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Discuss the range of strategies used to tackle child abuse in primary school.

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Introduction

Discuss the range of strategies used to tackle child abuse in primary school. There are various strategies used within schools to tackle child abuse. In order to discuss the strategies fully there is a need to define what exactly is meant by child abuse. It is also necessary to be aware of what advice and guidance there is offered through Government documentation and circulars to schools on their role in preventing child abuse. Having put child abuse and the school's role into context, then the strategies used by the school as a whole and by the teacher within the classroom can be discussed. Therefore what exactly is meant by child abuse? There is a tendency to automatically assume that abuse means sexual abuse. The 1986 draft report by the Department of Social Security [DHSS], Child Abuse - Working Together defined child abuse as falling into six categories: physical abuse, physical neglect, failure to thrive, emotional abuse, sexual abuse and potential abuse. The present definition for child abuse according to Department for Education and Skills [DfES] Circular 10/95 has been narrowed down to include only four categories: > sexual abuse -physical signs or a substantial behaviour change > emotional abuse -excessive dependence or attention seeking > physical abuse - regular broken bones, bruises, lacerations and burns > physical neglect - inadequate clothing, poor growth, hunger, or apparent deficient nutrition These are the guidelines from which schools work. ...read more.

Middle

The policies that a school develops go towards creating within the school a safe environment where children are able to feel safe and valued. Children wherever possible should be offered the opportunity to participate in determining school policies, which have a direct impact on them such as behaviour, bullying and equal opportunities. There is a move recently to rename a school's behaviour policy to policy for effective teaching and learning. Immediately this creates a positive impression [St Teresa's 2001]. Many schools are now forming School Councils, which are actively supported by the National Society for the Prevention of Cruelty to Children [NSPCC] in their Full Stop campaign [2000]. By encouraging children's participation, this will encourage their ownership of the policies, which will increase the chances of the policies being implemented successfully. Children may also be involved in peer support schemes, which are again supported by the NSPCC campaign. Scoresby argues that children's involvement in school councils offer a way of encouraging greater dialogue between teachers and pupils and she concedes that many of these schemes are pivotal to reducing bullying and promoting positive attitudes to behaviour [Utting, 1998]. Yet teachers can play a major role in prevention of child abuse by changing behaviour and attitudes via the curriculum [Parton, 1991]. ...read more.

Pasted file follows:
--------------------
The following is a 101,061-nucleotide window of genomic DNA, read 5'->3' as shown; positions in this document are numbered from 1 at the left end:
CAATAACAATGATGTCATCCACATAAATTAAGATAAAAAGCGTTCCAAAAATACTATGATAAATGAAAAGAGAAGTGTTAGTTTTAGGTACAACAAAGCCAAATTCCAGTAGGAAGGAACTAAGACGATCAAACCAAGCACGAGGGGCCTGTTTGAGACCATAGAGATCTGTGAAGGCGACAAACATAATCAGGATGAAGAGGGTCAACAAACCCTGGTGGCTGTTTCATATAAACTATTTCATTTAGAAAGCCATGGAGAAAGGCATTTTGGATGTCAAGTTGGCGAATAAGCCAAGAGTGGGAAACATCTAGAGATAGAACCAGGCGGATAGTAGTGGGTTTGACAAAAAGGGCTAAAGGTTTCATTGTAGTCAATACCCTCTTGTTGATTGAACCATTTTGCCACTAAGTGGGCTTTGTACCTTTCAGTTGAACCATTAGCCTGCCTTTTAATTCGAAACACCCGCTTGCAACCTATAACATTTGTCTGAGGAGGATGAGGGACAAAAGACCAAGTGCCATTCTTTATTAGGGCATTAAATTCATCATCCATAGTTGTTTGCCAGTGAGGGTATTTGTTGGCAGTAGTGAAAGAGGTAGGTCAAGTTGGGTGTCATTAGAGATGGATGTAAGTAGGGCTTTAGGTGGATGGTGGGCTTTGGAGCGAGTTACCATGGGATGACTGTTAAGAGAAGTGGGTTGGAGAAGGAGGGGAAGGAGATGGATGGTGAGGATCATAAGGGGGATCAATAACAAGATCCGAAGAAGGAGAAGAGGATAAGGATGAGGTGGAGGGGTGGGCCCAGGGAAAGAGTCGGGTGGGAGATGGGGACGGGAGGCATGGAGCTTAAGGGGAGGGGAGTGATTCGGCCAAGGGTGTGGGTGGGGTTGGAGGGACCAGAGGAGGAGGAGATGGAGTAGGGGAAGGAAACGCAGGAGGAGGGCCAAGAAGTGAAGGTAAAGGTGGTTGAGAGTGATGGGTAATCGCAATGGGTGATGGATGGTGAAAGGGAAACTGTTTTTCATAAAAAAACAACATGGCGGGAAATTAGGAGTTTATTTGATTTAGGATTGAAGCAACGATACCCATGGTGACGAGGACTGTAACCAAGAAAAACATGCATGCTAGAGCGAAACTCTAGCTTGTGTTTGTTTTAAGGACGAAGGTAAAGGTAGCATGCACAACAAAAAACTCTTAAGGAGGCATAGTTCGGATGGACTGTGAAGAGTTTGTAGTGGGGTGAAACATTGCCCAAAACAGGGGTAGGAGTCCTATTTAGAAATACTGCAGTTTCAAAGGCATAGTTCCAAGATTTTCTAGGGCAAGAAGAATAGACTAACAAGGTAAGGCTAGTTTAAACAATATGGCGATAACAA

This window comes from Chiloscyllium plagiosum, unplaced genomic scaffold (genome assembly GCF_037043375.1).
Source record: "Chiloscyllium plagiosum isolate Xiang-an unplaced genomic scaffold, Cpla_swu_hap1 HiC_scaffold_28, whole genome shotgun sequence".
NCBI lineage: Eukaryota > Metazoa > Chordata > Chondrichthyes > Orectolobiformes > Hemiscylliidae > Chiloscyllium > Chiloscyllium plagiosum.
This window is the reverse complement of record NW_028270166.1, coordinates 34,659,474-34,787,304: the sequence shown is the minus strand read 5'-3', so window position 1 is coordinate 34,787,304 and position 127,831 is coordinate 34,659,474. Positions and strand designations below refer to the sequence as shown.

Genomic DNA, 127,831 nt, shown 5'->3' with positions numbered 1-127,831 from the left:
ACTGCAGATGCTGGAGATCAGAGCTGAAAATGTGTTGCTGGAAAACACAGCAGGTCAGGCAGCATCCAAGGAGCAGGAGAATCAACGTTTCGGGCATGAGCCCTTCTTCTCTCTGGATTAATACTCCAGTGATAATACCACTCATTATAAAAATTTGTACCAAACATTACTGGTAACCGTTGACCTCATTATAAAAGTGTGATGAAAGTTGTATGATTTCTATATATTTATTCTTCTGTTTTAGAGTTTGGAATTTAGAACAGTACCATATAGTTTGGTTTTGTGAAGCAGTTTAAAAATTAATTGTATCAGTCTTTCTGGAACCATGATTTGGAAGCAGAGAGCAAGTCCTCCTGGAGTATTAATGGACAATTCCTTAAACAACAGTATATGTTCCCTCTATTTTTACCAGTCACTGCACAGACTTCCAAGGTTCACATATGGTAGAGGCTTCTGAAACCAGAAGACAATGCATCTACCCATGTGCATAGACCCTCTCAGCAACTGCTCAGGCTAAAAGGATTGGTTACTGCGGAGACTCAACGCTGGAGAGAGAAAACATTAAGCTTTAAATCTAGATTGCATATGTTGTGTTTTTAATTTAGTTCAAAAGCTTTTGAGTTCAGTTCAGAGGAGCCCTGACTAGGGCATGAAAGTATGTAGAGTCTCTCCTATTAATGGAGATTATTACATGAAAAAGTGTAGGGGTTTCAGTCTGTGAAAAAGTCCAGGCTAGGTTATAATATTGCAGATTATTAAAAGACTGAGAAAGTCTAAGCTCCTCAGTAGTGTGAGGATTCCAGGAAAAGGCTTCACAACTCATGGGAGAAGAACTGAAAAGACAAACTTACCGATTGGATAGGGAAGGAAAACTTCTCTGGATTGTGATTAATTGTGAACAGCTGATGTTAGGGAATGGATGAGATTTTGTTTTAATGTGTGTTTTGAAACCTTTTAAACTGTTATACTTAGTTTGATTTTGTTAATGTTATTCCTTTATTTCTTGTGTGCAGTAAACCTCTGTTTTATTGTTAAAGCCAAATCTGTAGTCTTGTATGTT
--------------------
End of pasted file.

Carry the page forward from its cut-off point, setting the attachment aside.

Conclusion

Webb and Vulliamy [BERJ, 2001] suggest that listening to parents and providing assistance and /or contacting other agencies which could help them was regarded as vital for building positive relationships with parents which could then be used to secure improved progress for their children. They imply that this is primarily the role of the headteacher but from experience and observation I would argue that the class teacher also takes on this role. The class teacher is usually more approachable and the person who is seen on a daily basis. S/he has most contact with the child. If there is a problem it is often the case that the teacher makes the first approach to the parent/guardian in order to undercover what it is that perhaps may be upsetting a child. Within the government guidelines there would appear that teachers have a major role to play in the prevention of child abuse. The strategies used are two sided. There are the whole school policies and procedures and there is the curriculum content and delivery. However Braun argues that there are limits to what teachers can actually do. He contends that it would be na�ve to believe that child abuse could be prevented in the future in total [Braun, 1990]. The view of what constitutes child abuse varies from society to society. ...read more.

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